White House staffers aren't the only ones who think Morris is working for the other side. In a mid-June column, the right-wing writer Robert Novak called Morris a "double agent" who is advising Lott "on strategy to use against the Clinton administration."

But no conspiracy theory is necessary to explain Republican strategy. Morris has telegraphed Clinton's intention to stay close to the Republicans on economics. So Messrs. Gingrich, Dole, and Lott intend to shove unbearably conservative budgets down Clinton's throat. On "Meet the Press," Lott brushed off discussion about a budget or a Medicare fight, saying that Clinton had already conceded the major points. With a barely concealed smirk, Lott predicted, "[T]he president, in the end, will be supportive of what we're trying to do."

The Republicans don't fear congressional Democrats either, because they know that the president is being advised to split his own party. That's the main problem with Morris' antagonize-your-weakest-allies strategy (apart from its immorality). By undermining the Democratic opposition in Congress, Clinton increases the likelihood that the legislation he'll be sent will have right-wing Republicanism written all over it. If he signs most of it, he'll be seen by voters, again, as lacking courage and convictions.

TAKING A STAND

Clinton may tire of having one dominant adviser. He seeks multiple viewpoints, and alternative polling data are visible everywhere. These numbers indicate that voters are crying out for a leader who will defend their interests. After all who, except dirty meatpackers (and the congresspeople they're funding), wants to eliminate modern meat inspection? Who, except those who have given up on the American dream, wants to eliminate student loans?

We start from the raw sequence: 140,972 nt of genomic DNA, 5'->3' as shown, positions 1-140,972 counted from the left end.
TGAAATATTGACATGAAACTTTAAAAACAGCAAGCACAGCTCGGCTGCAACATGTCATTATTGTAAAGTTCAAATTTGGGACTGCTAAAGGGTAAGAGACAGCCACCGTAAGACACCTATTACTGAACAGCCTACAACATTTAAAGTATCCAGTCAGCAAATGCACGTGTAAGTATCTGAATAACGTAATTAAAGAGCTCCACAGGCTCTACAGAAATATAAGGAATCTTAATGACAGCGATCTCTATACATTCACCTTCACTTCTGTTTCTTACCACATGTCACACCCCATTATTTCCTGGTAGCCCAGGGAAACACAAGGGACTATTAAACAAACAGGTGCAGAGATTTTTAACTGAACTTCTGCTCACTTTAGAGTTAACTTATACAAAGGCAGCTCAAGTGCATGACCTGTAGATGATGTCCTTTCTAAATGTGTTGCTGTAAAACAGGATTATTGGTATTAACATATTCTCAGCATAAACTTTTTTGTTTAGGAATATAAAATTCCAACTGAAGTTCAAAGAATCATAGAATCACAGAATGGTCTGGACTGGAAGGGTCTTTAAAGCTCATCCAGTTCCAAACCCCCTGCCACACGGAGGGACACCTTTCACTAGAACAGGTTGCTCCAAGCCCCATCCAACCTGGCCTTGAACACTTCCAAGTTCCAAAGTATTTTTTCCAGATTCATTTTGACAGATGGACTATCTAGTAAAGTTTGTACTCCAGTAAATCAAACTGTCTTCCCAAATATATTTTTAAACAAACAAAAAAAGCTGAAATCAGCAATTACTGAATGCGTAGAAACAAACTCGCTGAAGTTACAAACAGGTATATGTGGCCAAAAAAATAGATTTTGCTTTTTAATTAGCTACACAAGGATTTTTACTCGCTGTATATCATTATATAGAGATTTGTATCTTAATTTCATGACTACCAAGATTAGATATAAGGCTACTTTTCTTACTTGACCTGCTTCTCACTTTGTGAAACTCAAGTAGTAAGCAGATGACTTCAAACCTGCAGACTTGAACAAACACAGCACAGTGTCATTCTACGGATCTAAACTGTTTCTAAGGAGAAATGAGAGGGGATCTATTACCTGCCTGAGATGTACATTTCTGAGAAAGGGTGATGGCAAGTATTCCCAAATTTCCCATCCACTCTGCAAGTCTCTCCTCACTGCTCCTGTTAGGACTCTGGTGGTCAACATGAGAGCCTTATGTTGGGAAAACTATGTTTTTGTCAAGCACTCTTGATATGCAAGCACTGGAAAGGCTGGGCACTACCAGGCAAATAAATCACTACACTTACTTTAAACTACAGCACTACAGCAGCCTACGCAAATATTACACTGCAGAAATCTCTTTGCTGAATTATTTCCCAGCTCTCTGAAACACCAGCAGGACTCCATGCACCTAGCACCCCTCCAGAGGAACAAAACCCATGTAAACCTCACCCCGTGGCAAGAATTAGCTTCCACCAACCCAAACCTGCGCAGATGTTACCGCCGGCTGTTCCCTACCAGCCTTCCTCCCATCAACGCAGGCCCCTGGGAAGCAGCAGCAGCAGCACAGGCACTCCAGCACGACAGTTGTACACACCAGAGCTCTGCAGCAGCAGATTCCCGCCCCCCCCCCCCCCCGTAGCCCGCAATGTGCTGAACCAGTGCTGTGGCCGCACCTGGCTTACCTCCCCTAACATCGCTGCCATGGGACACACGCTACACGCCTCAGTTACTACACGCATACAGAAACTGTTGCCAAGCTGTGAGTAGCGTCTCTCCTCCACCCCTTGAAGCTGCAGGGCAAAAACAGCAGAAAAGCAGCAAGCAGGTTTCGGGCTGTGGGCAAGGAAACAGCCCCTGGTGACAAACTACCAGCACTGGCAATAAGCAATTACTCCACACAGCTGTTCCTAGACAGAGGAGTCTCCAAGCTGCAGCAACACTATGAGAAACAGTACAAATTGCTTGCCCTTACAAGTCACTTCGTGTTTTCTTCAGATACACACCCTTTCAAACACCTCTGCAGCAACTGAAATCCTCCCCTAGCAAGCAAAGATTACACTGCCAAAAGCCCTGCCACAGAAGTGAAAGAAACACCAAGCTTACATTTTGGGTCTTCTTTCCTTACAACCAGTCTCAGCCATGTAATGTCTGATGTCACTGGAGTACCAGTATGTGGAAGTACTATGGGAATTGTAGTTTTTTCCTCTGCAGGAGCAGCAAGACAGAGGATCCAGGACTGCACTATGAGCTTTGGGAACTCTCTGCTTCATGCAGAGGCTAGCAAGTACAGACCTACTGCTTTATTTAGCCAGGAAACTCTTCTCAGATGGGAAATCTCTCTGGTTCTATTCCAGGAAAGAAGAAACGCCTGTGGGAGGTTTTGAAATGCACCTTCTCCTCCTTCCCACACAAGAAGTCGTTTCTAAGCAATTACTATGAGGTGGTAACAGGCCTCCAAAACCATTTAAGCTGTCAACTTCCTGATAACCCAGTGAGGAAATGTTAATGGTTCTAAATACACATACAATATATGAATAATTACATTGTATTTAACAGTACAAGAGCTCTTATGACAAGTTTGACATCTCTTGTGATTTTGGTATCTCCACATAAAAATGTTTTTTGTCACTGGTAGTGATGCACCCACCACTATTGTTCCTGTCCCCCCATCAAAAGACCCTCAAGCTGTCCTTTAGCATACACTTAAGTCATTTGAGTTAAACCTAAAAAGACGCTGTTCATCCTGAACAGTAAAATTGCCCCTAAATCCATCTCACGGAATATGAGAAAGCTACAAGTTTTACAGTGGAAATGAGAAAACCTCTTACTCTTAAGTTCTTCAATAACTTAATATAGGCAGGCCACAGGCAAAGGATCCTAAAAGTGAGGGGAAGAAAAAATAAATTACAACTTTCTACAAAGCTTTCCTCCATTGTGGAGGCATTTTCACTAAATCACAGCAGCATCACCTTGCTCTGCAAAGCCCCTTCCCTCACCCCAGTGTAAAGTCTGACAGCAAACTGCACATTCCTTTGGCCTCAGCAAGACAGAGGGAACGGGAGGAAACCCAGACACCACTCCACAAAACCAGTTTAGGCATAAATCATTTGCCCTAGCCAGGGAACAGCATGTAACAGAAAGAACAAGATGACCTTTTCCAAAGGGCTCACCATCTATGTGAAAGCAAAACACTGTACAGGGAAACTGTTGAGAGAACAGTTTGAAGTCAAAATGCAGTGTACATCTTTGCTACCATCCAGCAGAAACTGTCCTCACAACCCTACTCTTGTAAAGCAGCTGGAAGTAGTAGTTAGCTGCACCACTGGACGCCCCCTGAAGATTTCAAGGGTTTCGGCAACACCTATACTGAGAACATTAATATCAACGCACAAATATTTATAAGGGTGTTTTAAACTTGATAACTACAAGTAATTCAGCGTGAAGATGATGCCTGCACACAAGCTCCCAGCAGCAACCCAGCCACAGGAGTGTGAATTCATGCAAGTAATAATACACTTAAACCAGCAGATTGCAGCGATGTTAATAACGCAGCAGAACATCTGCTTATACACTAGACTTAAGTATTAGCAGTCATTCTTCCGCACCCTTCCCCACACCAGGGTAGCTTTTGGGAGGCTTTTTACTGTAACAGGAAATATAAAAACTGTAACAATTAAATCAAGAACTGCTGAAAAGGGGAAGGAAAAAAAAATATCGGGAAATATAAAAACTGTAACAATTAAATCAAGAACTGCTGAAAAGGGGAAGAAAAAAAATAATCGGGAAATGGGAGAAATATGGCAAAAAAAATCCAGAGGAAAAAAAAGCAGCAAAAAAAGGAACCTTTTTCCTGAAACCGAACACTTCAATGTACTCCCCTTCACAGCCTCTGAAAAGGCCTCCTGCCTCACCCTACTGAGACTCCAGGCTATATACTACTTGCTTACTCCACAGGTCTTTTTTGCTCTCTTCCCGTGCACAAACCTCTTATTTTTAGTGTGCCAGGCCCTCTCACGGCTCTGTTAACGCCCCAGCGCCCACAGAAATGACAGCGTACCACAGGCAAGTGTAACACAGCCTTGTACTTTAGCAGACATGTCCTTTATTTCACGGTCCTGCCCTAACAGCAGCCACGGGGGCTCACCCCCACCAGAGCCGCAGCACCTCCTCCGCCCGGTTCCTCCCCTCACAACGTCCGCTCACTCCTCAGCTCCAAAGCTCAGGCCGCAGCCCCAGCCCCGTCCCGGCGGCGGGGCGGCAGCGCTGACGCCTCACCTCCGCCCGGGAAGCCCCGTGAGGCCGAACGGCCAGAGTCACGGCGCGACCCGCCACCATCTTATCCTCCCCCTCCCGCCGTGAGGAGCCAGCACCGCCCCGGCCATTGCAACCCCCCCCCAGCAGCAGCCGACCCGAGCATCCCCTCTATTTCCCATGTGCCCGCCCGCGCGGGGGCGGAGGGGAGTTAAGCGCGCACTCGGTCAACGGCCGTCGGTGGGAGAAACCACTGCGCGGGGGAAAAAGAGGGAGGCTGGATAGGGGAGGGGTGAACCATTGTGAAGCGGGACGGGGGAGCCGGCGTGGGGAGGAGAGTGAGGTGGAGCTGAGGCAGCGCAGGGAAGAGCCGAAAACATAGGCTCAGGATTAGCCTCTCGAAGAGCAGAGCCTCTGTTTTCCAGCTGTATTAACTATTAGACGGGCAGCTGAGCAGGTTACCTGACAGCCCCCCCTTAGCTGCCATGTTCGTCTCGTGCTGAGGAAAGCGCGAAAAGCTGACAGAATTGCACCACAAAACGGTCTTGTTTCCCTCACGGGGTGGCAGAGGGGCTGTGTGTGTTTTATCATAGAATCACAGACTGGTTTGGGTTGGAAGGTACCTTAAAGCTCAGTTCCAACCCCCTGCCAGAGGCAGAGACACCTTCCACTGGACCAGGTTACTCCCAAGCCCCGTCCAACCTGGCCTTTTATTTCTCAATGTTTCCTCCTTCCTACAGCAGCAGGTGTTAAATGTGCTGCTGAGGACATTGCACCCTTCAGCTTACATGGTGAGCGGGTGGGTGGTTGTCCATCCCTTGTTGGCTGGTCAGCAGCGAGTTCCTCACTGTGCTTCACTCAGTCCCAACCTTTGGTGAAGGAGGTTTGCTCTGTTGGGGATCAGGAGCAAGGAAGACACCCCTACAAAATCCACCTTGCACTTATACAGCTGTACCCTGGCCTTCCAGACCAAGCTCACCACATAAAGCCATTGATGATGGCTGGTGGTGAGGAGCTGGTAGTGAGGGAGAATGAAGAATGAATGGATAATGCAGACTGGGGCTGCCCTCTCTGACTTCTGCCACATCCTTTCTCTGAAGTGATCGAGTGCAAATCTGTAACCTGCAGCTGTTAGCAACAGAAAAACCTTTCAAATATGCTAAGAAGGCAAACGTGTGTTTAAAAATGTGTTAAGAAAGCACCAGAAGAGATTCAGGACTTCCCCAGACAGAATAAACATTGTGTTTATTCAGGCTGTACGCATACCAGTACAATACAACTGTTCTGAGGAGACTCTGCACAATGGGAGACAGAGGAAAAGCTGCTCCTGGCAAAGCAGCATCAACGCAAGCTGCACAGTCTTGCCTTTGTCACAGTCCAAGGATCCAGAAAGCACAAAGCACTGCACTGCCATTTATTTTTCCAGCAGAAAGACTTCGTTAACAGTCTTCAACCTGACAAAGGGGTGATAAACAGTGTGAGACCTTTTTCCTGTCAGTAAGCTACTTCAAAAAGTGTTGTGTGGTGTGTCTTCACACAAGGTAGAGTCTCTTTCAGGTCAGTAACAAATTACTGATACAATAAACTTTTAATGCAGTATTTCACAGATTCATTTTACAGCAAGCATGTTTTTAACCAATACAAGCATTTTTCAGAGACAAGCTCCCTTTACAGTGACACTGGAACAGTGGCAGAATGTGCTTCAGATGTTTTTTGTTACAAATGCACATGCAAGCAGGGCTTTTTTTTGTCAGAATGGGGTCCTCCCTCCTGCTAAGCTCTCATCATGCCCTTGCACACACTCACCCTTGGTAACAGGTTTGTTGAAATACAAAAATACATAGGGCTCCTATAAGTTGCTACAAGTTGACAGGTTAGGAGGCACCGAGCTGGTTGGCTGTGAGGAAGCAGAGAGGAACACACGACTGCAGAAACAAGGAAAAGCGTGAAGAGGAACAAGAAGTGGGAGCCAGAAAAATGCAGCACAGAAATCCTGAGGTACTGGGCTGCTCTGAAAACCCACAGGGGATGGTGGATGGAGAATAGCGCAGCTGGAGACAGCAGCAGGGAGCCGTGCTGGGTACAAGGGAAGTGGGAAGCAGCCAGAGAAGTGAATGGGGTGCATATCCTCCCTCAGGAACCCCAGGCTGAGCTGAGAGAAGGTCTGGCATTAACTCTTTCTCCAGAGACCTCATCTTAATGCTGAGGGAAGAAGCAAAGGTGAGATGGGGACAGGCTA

Balancing the budget is a worthy goal, but not if you're simultaneously ordering more B-2 bombers (they cost $2.2 billion apiece and still don't work properly). Even the Pentagon doesn't want more.

Health insurance companies are even easier to attack. How is this industry intending to cut projected Medicare spending by $270 billion unless it's planning bait and switches on coverage, rates, and choice once Medicare is privatized? Clinton should ask aloud why the Republicans are withholding the details of Medicare reform until they can quickly force a vote.

The president could place himself between the special interests and the American people, pull out his veto pen, and promise, "You can't get to them ever again without going through me."

Clinton would have us believe that he said something similar at age 14 when he confronted the alcoholic stepfather who was hitting his mother again. Unfortunately this story, broadcast on the big screen during his nomination, omitted a crucial detail. He said those words, but he wasn't able to follow through. Several months later, during his mother's divorce proceedings, he gave a deposition that his stepfather's physical abuse was ongoing.

You have to admire a 14-year-old boy for trying to protect his family, and you can't blame him for being only partially successful. But Clinton is no longer a teenager. And while the president isn't a bad, greedy, stupid, or indifferent man, he's still afraid of confronting the powerful. Dishonesty about his own fear has led him to invite one of their serpents into his house. He wants to learn their tricks; charm and disarm them.

The president and his team believe that during the formal campaign, the public will be reminded of Clinton's considerable gifts--his intelligence, empathy, optimism. A couple of his top advisers spun out this scenario for me in detail. But a display of such gifts is also likely to remind voters of the same potential displayed four years before, and all the promises Clinton hasn't fulfilled. His opponent will, rightfully, portray Clinton as an overgrown boy.

If he could mature now, turn his half-truths into a whole one, actually put people first as he promised, the country would respond with stronger support than Clinton believes possible. To win his final re-election, Clinton has to relegate campaign posturing to its proper place. He must fire Dick Morris and become presidential now.